Social media for college presidents

By now, your marketing and communication teams have almost surely embraced social media as the spear-point of low-cost, high-touch targeted outreach to potential students. What’s more, cultivating an online community of students and college staff who regularly interact together has helped spread the stories of your institution, given your college a unique personality and possibly boosted registrations, event attendance or philanthropic gifts.

But what about the role of the CEO? As a president of a community college, should you be on social media? In a word, yes. In fact, creating a social media persona for the president may be even more important at the community college level than it is within a university setting.

Essentially, social media for the community college president is a natural extension of the unique role itself – as your institution strives to create pathways for students to thriving industries and good jobs, the complexity of your position as a connector within community (both internally and externally) makes a quick, personal, two-way communication phenomenon like social media a perfect asset.

Three reasons why it makes senses

Social media is more than general good public relations – it can be a powerful strategy that can be enhanced when it’s backed by a public persona. Even if your college has a robust social presence now, consider what adding the voice of the president does:

Amplifies great stories that explain your special mission. Community colleges serve more students who are fighting harder to be there than at other institutions, which makes your student population a treasure trove of personal, inspiring stories that illustrate your mission better than any statistic. Social media gives you the opportunity to bring an added spotlight to these stories by the force of your position and name recognition. In other words, your visibility as president can amplify the good work of your college that creates buzz.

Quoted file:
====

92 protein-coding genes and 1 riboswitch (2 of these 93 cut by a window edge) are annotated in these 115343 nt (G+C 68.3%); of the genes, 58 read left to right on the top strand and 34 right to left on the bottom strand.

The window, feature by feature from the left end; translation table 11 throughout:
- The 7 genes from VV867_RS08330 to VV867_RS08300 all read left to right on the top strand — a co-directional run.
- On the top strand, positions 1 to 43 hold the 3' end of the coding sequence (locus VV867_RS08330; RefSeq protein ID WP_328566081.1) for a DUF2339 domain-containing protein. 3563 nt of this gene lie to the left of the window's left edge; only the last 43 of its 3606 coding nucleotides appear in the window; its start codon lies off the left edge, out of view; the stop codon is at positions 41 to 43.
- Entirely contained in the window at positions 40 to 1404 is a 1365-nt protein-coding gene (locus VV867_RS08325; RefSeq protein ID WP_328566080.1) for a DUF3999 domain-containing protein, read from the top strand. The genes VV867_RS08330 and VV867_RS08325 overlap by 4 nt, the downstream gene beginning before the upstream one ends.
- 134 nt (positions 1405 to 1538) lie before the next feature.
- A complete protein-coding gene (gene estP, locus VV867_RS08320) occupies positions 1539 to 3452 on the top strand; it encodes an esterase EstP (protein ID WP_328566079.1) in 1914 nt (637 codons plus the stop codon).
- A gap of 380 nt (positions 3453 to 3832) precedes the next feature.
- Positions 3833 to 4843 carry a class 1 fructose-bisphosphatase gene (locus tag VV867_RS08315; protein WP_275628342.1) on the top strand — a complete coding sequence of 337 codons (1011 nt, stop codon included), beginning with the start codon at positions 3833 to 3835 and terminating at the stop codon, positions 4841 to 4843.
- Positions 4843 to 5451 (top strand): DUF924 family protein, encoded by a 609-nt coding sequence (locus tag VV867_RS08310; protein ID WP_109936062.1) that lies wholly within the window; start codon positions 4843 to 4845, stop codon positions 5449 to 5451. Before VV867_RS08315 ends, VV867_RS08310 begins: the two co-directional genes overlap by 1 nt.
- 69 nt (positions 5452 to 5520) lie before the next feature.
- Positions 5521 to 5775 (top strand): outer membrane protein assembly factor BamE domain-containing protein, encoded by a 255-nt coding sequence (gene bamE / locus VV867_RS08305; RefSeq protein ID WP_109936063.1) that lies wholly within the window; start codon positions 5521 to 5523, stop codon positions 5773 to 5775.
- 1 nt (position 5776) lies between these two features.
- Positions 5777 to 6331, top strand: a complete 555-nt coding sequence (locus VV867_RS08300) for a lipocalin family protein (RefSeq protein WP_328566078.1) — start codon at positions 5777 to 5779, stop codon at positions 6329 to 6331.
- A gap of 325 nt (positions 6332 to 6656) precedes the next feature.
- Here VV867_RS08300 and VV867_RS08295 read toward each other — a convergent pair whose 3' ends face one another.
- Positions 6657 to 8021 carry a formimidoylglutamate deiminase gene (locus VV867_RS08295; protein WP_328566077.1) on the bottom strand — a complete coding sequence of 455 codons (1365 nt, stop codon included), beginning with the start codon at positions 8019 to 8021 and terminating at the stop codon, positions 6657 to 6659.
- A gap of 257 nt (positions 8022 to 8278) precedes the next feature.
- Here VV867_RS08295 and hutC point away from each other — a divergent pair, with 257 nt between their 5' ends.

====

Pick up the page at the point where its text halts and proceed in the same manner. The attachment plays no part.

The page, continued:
Gives you a forum to cultivate a public-leader presence. Community college marketing budgets are almost always a fraction of their nearby competing institutions. Social media gives you a low-cost way to cut through the noise, particularly as president. People want to know what you think and stand for – even if your budget doesn’t allow you to publish a public magazine, for instance, or to host an event that gathers hundreds of community partners. Instead, social depends much more on your leadership voice than it does on your dollars.

Strengthens the experiences of students and staff. Author and community college champion Terry O’Banion is known for pointing out the correlation between having one staff member know a student’s name, and the increase in his or her determination to stay. Imagine increasing that connection instantly and across a student body that mostly commutes to school, where making connections is tougher. Additionally, for your staff, social media allows you to clarify points, diffuse the rumor mill and cheer on great work.